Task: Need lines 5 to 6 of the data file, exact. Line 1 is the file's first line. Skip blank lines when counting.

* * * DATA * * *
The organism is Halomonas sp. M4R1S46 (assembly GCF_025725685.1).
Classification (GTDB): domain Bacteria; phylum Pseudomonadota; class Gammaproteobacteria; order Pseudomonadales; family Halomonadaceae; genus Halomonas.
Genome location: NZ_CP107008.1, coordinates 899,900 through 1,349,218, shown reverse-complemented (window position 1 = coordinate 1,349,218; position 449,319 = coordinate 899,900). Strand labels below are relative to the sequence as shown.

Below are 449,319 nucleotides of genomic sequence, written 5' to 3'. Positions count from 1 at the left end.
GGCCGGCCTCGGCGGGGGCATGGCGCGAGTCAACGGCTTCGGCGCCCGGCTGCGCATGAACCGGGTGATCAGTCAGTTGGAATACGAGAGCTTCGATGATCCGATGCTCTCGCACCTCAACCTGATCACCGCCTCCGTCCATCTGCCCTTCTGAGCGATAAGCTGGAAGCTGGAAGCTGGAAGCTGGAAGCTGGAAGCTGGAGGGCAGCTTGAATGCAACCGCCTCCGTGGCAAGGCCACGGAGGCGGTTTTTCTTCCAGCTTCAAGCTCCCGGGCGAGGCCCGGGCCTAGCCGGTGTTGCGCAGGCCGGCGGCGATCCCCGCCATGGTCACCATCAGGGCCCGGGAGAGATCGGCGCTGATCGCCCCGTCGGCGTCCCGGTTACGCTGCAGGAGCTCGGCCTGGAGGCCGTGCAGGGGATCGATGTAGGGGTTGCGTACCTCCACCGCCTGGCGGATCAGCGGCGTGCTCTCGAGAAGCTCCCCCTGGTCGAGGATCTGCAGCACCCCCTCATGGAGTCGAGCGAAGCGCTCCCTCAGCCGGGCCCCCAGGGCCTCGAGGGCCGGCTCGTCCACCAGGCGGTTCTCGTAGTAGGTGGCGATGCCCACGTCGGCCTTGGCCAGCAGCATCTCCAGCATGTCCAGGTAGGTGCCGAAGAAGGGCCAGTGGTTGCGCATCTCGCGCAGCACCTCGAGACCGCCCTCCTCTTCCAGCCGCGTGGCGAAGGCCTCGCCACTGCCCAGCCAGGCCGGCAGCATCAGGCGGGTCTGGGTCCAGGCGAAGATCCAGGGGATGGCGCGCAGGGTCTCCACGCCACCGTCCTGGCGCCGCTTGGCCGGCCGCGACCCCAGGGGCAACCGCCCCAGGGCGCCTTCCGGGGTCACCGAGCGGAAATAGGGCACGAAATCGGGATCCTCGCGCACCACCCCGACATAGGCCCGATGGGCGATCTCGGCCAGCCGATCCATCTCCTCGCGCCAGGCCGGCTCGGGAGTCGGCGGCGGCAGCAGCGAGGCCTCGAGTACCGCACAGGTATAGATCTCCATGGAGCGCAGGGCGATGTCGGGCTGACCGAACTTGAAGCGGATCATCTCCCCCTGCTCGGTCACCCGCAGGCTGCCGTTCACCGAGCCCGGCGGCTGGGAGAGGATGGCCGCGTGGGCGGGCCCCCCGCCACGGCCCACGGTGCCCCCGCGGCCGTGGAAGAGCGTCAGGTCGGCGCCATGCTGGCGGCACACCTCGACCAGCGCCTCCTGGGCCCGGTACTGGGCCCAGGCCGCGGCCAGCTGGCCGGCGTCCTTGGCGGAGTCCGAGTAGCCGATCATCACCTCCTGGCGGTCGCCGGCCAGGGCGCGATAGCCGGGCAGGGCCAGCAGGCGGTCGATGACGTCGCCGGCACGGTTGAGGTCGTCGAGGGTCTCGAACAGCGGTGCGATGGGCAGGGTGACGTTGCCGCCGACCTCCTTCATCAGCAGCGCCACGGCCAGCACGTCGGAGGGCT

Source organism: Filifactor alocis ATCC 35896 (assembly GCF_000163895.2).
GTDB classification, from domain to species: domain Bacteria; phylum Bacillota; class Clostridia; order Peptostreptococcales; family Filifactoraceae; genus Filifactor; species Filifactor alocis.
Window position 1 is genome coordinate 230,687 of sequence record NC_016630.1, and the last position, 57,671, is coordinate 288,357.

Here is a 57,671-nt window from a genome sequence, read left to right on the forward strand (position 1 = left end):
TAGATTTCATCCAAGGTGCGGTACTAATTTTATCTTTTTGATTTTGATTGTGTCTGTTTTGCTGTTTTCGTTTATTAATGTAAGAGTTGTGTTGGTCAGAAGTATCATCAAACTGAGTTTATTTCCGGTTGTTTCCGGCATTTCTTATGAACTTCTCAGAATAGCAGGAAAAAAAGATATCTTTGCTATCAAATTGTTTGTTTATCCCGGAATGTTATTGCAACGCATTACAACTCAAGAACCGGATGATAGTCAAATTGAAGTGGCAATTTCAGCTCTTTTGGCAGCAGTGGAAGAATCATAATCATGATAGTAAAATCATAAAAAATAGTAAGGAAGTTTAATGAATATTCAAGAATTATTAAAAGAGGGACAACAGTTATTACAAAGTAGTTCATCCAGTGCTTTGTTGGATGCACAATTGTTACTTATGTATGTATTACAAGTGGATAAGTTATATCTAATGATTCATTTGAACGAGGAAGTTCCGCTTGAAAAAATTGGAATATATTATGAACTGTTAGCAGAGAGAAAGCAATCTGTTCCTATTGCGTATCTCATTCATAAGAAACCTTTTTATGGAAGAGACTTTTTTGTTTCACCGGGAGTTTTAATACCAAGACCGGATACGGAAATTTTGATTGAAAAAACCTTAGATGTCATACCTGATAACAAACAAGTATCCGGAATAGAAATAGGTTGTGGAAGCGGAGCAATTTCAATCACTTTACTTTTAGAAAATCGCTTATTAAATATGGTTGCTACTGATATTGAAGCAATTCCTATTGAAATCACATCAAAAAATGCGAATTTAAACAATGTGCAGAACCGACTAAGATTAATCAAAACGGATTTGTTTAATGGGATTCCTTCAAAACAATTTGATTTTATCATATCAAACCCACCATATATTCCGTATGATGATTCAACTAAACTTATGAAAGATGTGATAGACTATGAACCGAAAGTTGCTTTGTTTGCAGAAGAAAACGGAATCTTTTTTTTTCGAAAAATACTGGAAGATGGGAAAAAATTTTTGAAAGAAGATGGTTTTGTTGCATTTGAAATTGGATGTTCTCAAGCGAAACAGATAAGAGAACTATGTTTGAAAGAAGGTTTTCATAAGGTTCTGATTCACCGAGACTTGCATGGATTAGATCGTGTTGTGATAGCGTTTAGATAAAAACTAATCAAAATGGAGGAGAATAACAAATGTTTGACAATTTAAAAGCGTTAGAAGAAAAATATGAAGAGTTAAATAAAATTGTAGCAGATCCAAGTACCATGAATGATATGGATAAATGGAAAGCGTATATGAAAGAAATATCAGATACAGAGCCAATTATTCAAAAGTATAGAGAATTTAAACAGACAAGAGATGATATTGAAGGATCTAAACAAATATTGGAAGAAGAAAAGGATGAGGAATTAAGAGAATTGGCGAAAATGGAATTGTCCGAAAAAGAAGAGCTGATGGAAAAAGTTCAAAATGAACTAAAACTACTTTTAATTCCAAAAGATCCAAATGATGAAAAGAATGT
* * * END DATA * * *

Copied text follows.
GGCCGGCCTCGGCGGGGGCATGGCGCGAGTCAACGGCTTCGGCGCCCGGCTGCGCATGAACCGGGTGATCAGTCAGTTGGAATACGAGAGCTTCGATGATCCGATGCTCTCGCACCTCAACCTGATCACCGCCTCCGTCCATCTGCCCTTCTGAGCGATAAGCTGGAAGCTGGAAGCTGGAAGCTGGAAGCTGGAAGCTGGAGGGCAGCTTGAATGCAACCGCCTCCGTGGCAAGGCCACGGAGGCGGTTTTTCTTCCAGCTTCAAGCTCCCGGGCGAGGCCCGGGCCTAGCCGGTGTTGCGCAGGCCGGCGGCGATCCCCGCCATGGTCACCATCAGGGCCCGGGAGAGATCGGCGCTGATCGCCCCGTCGGCGTCCCGGTTACGCTGCAGGAGCTCGGCCTGGAGGCCGTGCAGGGGATCGATGTAGGGGTTGCGTACCTCCACCGCCTGGCGGATCAGCGGCGTGCTCTCGAGAAGCTCCCCCTGGTCGAGGATCTGCAGCACCCCCTCATGGAGTCGAGCGAAGCGCTCCCTCAGCCGGGCCCCCAGGGCCTCGAGGGCCGGCTCGTCCACCAGGCGGTTCTCGTAGTAGGTGGCGATGCCCACGTCGGCCTTGGCCAGCAGCATCTCCAGCATGTCCAGGTAGGTGCCGAAGAAGGGCCAGTGGTTGCGCATCTCGCGCAGCACCTCGAGACCGCCCTCCTCTTCCAGCCGCGTGGCGAAGGCCTCGCCACTGCCCAGCCAGGCCGGCAGCATCAGGCGGGTCTGGGTCCAGGCGAAGATCCAGGGGATGGCGCGCAGGGTCTCCACGCCACCGTCCTGGCGCCGCTTGGCCGGCCGCGACCCCAGGGGCAACCGCCCCAGGGCGCCTTCCGGGGTCACCGAGCGGAAATAGGGCACGAAATCGGGATCCTCGCGCACCACCCCGACATAGGCCCGATGGGCGATCTCGGCCAGCCGATCCATCTCCTCGCGCCAGGCCGGCTCGGGAGTCGGCGGCGGCAGCAGCGAGGCCTCGAGTACCGCACAGGTATAGATCTCCATGGAGCGCAGGGCGATGTCGGGCTGACCGAACTTGAAGCGGATCATCTCCCCCTGCTCGGTCACCCGCAGGCTGCCGTTCACCGAGCCCGGCGGCTGGGAGAGGATGGCCGCGTGGGCGGGCCCCCCGCCACGGCCCACGGTGCCCCCGCGGCCGTGGAAGAGCGTCAGGTCGGCGCCATGCTGGCGGCACACCTCGACCAGCGCCTCCTGGGCCCGGTACTGGGCCCAGGCCGCGGCCAGCTGGCCGGCGTCCTTGGCGGAGTCCGAGTAGCCGATCATCACCTCCTGGCGGTCGCCGGCCAGGGCGCGATAGCCGGGCAGGGCCAGCAGGCGGTCGATGACGTCGCCGGCACGGTTGAGGTCGTCGAGGGTCTCGAACAGCGGTGCGATGGGCAGGGTGACGTTGCCGCCGACCTCCTTCATCAGCAGCGCCACGGCCAGCACGTCGGAGGGCT

Source organism: Filifactor alocis ATCC 35896 (assembly GCF_000163895.2).